1. In your effort to deliver personalised experiences at scale, make full use of your agencies’ tools designed to recognise consumers, remember their actions, classify their behaviours and influence them with tailored marketing. Ask for transparency around any adtech “black boxes” and business, cookie and device data that may not be deemed to be Personally Identifiable Information (PII) in some APAC markets despite being classified as such under GDPR.
  1. As digital ad spending is expected to soon surpass traditional ad spending for the first time, decide how you are going to deal with the established walled gardens like Google, Facebook and, in China, Baidu, Alibaba, and Tencent. Do you want to build in-house teams and negotiate with each of them individually annually, or leverage your agencies’ collective power to do so?
  1. Explore and maintain existing relationships with independent data marketing companies like Oracle, Lotame, Eyeota, Amobee, Grab, etc. which may provide future strategic opportunities. Follow the lead of B2B marketers who have long understood the value of purchasing marketing qualified leads. In both B2B and B2C, spending tens-of-thousands of dollars on data to better target higher up the funnel can turbocharge the ROI of your data-driven marketing efforts. However, always start any data purchase discussion with an analysis of whether the data to be analysed is fit for purpose in the first place and will fundamentally address the right business questions.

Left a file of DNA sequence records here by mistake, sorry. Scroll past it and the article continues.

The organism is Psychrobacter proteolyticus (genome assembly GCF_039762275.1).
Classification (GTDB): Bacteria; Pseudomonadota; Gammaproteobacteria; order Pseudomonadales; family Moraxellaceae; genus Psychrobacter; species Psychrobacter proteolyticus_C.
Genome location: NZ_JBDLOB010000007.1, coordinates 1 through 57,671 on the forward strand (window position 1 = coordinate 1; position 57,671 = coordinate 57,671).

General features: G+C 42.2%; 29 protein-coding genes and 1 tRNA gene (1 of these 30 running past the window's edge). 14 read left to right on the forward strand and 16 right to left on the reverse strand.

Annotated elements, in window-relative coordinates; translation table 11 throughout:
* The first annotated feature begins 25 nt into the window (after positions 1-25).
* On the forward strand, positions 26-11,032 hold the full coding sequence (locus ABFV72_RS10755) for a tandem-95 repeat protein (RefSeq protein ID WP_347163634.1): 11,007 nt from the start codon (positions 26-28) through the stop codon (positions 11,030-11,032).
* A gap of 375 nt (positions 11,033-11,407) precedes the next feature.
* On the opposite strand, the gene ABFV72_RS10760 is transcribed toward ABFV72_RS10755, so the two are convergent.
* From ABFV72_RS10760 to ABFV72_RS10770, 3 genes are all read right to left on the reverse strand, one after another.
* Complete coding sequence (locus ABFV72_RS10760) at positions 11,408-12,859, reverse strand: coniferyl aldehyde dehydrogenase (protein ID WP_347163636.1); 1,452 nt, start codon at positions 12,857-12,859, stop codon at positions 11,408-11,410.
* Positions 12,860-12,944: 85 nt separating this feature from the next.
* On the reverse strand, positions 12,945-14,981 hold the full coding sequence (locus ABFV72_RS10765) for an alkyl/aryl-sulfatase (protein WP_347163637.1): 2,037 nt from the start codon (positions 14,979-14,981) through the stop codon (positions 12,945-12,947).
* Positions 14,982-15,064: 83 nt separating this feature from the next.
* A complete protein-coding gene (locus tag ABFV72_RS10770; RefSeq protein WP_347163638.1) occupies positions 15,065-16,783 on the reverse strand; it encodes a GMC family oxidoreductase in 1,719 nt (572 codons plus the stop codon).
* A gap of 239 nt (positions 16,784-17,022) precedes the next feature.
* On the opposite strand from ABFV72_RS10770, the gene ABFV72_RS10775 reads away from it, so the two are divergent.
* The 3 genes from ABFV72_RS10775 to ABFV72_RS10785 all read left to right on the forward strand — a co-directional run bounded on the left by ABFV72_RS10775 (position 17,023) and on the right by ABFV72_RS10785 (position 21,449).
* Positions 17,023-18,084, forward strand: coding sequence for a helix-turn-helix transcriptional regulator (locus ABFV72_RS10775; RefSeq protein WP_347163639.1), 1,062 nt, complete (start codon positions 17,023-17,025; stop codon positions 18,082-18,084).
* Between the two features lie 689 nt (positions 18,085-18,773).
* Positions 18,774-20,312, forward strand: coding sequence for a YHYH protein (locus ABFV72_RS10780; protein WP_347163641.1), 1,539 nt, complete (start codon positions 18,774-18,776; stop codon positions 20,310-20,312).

While even these seven may sound like a galactic battle, you are definitely not alone. Dentsu Aegis Network’s CMO Survey found that using data to reach real people is CMO’s number one concern.

Furthermore, while almost half of the respondents to our most recent “Digital Society Index” survey have done things to reduce their online footprint, doubting businesses will protect their personal data, by following these seven tips, you and your organisation have the opportunity to prove them wrong while still delivering personalised experiences at scale.

All you have to do is harness the force!

The writer is Ben Wightman, head of data strategy APAC and media & performance partnership lead SG at Dentsu Aegis Network.